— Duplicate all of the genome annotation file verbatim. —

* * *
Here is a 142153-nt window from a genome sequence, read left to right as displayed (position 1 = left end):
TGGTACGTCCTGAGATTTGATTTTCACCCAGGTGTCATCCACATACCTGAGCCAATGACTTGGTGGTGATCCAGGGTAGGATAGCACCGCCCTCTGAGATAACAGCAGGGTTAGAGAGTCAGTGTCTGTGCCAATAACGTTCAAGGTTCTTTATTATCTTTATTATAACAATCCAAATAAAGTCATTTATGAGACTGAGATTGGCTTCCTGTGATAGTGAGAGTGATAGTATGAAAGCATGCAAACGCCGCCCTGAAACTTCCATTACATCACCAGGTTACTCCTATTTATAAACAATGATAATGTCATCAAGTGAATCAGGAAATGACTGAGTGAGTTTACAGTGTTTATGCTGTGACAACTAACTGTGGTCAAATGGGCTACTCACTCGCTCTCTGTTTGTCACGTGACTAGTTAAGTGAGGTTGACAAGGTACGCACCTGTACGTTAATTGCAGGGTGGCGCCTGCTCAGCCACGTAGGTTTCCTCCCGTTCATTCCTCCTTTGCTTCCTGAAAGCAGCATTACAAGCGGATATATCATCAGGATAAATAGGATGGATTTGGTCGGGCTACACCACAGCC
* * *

Here is a 142153-nt window from a genome sequence, read left to right as displayed (position 1 = left end):
TGGTACGTCCTGAGATTTGATTTTCACCCAGGTGTCATCCACATACCTGAGCCAATGACTTGGTGGTGATCCAGGGTAGGATAGCACCGCCCTCTGAGATAACAGCAGGGTTAGAGAGTCAGTGTCTGTGCCAATAACGTTCAAGGTTCTTTATTATCTTTATTATAACAATCCAAATAAAGTCATTTATGAGACTGAGATTGGCTTCCTGTGATAGTGAGAGTGATAGTATGAAAGCATGCAAACGCCGCCCTGAAACTTCCATTACATCACCAGGTTACTCCTATTTATAAACAATGATAATGTCATCAAGTGAATCAGGAAATGACTGAGTGAGTTTACAGTGTTTATGCTGTGACAACTAACTGTGGTCAAATGGGCTACTCACTCGCTCTCTGTTTGTCACGTGACTAGTTAAGTGAGGTTGACAAGGTACGCACCTGTACGTTAATTGCAGGGTGGCGCCTGCTCAGCCACGTAGGTTTCCTCCCGTTCATTCCTCCTTTGCTTCCTGAAAGCAGCATTACAAGCGGATATATCATCAGGATAAATAGGATGGATTTGGTCGGGCTACACCACAGCC